Newsweeks Past: 'In Cold Blood... An American Tragedy'

Truman Capote
Truman Capote spent three years reporting and researching the story of a murdered family. AP

In November 1959, the American author Truman Capote read in The New York Times about the brutal murders of a well-to-do Kansas farmer, and his teenage son and daughter. He spent the next three years reporting and researching the story, and three more in editing his copious notes. The result was In Cold Blood, a piece of narrative non-fiction that marked the dawn of a new era of American journalism.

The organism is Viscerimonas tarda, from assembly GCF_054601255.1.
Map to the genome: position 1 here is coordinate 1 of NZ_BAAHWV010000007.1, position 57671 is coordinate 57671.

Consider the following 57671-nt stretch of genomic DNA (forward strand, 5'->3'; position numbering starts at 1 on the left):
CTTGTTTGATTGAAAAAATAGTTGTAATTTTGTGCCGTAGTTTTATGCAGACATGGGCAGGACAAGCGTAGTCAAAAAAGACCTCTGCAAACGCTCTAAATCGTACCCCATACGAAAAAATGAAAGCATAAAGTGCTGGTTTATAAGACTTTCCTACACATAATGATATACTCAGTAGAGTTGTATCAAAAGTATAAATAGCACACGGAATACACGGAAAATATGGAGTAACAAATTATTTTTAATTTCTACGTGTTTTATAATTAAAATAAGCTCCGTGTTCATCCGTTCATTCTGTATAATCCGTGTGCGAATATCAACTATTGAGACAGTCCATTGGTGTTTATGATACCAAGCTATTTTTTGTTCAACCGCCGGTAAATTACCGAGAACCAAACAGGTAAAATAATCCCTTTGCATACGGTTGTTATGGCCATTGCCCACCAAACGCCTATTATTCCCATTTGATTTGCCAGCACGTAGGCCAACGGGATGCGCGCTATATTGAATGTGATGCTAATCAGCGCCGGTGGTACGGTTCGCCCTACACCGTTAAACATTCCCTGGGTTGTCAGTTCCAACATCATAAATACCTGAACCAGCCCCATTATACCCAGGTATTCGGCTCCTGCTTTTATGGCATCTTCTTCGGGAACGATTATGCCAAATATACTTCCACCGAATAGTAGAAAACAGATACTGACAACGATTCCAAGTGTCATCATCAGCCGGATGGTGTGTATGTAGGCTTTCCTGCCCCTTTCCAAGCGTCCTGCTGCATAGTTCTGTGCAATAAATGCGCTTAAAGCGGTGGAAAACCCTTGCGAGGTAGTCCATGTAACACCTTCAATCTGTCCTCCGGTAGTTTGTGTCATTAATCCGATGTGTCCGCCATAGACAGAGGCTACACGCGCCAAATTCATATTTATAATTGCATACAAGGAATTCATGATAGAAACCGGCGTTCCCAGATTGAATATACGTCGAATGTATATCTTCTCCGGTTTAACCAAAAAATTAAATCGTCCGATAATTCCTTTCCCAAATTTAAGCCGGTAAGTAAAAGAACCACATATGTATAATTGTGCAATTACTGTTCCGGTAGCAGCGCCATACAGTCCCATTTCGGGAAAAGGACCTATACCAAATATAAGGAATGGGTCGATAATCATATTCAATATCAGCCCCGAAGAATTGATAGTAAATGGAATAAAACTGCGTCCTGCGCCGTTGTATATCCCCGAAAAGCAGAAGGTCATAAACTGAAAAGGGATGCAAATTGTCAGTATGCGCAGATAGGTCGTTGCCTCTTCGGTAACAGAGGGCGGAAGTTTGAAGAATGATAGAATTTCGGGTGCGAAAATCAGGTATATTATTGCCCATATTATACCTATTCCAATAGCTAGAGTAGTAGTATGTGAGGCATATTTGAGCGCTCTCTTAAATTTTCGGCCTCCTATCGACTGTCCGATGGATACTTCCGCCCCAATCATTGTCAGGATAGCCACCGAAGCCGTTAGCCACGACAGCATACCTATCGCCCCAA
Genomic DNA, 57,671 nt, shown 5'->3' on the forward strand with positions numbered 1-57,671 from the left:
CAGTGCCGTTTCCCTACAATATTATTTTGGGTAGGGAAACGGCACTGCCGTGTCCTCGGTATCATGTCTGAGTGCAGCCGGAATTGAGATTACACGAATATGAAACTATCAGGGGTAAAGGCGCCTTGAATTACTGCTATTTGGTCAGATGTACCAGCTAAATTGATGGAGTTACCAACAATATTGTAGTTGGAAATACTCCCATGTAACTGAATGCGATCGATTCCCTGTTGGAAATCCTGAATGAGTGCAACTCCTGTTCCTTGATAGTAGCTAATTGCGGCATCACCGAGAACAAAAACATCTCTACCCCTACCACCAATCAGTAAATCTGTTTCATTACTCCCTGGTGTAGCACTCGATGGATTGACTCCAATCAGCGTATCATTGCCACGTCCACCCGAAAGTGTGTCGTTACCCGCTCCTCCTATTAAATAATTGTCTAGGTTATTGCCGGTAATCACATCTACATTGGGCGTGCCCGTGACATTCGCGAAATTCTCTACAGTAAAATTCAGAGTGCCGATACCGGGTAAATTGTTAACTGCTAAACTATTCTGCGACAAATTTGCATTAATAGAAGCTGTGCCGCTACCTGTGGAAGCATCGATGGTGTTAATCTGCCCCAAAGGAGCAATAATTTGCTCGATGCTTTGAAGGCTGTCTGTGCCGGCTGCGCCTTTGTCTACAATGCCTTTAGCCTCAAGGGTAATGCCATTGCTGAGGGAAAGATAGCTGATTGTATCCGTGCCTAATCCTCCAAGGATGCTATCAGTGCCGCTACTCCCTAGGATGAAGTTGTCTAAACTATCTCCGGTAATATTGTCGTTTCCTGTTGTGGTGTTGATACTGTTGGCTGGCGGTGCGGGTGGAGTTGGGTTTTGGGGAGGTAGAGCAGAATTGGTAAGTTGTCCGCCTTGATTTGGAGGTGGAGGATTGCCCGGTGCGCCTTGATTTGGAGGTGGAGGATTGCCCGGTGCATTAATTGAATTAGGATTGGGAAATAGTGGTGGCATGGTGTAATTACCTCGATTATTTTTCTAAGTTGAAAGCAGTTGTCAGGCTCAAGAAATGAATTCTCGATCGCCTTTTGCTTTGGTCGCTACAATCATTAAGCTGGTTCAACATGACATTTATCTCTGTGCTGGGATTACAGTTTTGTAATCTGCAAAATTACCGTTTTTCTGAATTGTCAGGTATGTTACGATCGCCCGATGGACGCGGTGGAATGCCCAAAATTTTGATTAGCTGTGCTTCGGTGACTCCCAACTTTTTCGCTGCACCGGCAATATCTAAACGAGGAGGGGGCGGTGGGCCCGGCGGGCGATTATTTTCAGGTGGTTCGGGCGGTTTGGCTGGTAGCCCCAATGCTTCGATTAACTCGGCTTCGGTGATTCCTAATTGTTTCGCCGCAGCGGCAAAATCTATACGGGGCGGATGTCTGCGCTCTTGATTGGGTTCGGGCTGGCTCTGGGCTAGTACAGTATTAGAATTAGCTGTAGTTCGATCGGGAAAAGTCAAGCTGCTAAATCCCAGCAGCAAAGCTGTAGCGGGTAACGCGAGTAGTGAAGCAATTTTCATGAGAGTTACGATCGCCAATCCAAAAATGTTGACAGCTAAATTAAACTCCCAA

The publication, in 1966, of "343 cool, clear, controlled, crescendoing pages," made the cover of Newsweek in a report that marvelled at the $2m-dollar financial avalanche of book and movie rights those pages had already triggered.

"I had this theory about reportage," Capote told Newsweek. "I've always felt that if you brought the art of the novelist together with the technique of journalism – fiction with the added knowledge that it was true – it would have the most depth and impact."

Newsweeks Past: 'In Cold Blood... An American Tragedy'